These are stories Report on Business is following Monday, June 16, 2014.
Greenpeace hit by bad deals
Greenpeace has its very own rogue trader.
The environmental group, known for its high-profile protests, disclosed the loss of €3.8-million, or $5.6-million in Canadian terms, in currency transactions by a misguided staffer.
"As a global organization active in more than 40 countries, Greenpeace International is funded with many different currencies, valuations of which can change rapidly," the group said in a statement yesterday.
"The losses are a result of a serious error of judgment by an employee in our International Finance Unit acting beyond the limits of their authority and without following proper procedures," it added.
"Greenpeace International entered into contracts to buy foreign currency at a fixed exchange rate while the euro was gaining in strength. This resulted in a loss of €3.8-million against a range of other currencies."
The staffer in question, who wasn't identified, thought he was making a smart move for the group, rather than trying to gain personally, the group said. He has been fired from the job.
"We offer a full apology to our supporters for the series of errors that led to the loss," it said.
"We further wish to reassure people that every possible action is being taken to avoid the possibility of such a loss ever occurring again in future."
There will also be a "complete independent audit" to find out how this happened.
The loss will be reflected in Greenpeace's annual report for last year, which will include a budget deficit of €6.8-million and income of €72.9-million.
"We will make adjustments for these losses in the coming two or three years by amending planned infrastructure investments," Greenpeace said.
Greenpeace is worried that the trading loss will trouble those who support the organization, spokesman Mike Townsley told The Associated Press.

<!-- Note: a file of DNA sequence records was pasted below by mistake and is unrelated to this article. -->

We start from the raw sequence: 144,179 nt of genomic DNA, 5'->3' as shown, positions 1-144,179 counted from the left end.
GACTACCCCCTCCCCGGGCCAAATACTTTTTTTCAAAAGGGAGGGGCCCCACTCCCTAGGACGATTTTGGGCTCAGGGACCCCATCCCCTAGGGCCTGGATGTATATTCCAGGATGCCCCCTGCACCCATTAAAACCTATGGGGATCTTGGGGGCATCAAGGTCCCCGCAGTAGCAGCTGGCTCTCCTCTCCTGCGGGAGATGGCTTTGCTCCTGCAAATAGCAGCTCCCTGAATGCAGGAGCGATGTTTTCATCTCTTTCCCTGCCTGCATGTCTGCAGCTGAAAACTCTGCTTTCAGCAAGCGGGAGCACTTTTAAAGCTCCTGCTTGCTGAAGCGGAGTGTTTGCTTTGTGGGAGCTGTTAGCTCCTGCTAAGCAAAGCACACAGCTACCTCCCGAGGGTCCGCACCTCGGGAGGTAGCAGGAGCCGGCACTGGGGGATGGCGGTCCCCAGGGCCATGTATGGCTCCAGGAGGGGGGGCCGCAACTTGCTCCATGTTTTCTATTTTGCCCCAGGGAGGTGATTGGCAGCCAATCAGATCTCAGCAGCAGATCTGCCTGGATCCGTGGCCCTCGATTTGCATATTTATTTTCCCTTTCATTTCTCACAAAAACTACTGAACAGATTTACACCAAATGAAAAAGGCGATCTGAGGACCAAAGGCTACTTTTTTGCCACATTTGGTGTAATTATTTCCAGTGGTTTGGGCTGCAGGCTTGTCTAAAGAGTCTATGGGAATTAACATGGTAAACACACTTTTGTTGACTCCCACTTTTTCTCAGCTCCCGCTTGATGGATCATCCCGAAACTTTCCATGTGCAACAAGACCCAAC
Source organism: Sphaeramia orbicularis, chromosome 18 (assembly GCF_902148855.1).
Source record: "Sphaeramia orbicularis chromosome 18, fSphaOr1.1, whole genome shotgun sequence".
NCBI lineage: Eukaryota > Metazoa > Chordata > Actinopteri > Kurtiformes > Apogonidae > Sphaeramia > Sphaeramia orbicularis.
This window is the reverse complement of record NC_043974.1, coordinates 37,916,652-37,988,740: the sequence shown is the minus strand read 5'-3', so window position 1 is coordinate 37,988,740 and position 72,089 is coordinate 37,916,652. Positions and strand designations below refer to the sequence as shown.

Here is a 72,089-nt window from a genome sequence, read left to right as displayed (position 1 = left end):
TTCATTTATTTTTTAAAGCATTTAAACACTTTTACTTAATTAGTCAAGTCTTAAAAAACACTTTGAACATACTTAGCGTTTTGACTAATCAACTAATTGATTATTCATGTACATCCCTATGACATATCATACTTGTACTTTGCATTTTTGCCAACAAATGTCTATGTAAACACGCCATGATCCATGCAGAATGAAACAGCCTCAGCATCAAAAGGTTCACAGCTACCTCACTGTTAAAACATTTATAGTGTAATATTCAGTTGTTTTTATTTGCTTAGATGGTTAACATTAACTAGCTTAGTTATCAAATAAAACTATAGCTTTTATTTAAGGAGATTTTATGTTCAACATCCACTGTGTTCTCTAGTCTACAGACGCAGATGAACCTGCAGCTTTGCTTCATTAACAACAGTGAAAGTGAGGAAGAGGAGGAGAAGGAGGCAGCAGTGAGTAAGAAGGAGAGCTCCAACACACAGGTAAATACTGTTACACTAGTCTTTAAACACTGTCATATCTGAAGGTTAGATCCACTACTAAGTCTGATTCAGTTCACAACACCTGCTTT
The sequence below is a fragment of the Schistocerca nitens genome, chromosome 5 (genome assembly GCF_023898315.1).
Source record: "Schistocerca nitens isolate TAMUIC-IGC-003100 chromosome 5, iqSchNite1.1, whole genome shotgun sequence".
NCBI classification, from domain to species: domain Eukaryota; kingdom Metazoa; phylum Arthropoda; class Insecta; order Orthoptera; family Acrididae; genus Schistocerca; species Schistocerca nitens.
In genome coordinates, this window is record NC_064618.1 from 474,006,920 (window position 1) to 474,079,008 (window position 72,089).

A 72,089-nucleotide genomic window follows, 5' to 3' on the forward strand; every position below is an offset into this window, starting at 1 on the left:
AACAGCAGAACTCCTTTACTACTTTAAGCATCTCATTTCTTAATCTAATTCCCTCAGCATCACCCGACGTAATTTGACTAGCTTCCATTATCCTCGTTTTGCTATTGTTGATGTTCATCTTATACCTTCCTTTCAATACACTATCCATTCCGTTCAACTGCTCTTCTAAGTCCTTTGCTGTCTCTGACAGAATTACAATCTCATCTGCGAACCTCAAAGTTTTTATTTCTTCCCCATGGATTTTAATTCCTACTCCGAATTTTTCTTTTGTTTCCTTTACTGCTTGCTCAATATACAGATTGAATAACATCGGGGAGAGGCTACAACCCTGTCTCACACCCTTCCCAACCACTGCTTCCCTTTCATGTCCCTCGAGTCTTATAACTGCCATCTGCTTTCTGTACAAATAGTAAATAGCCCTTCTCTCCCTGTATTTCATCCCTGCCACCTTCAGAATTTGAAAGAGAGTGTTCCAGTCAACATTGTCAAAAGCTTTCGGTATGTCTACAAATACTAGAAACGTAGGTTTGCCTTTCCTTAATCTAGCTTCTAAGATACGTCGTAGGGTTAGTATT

Indeed, the group said in its statement that its donors "will rightly be surprised and disappointed" by the hefty loss.
"Every indication is, this was done with the best of intentions but not the best of judgment," Mr. Townsley told the news organization.
Economy on track
Canada's economy is performing largely as projected in the Conservative government's February budget, increasing the odds of a significant federal surplus next year, The Globe and Mail's Bill Curry reports.
Finance Minister Joe Oliver met with private sector economists today in Ottawa and later released an updated forecast for growth, inflation, employment and other measurements.
"We're on track and we will be in a surplus position next year," Mr. Oliver told reporters following the meeting.
The Conservative government uses the average forecast as the foundation of its revenue projections for the fall economic update and budget. However the government adds an "adjustment for risk" into the numbers by underestimating revenue by $3-billion a year in an effort to cover unforeseen changes in the economy.
The private sector average released Monday forecasts real GDP growth of 2.2 per cent in 2014, followed by 2.5 per cent in 2015, 2.5 per cent in 2016 and 2.3 per cent in 2017.
Home prices to rise
Canada's realtors expect average home prices to climb 5.7 per cent this year, though driven by just three provinces.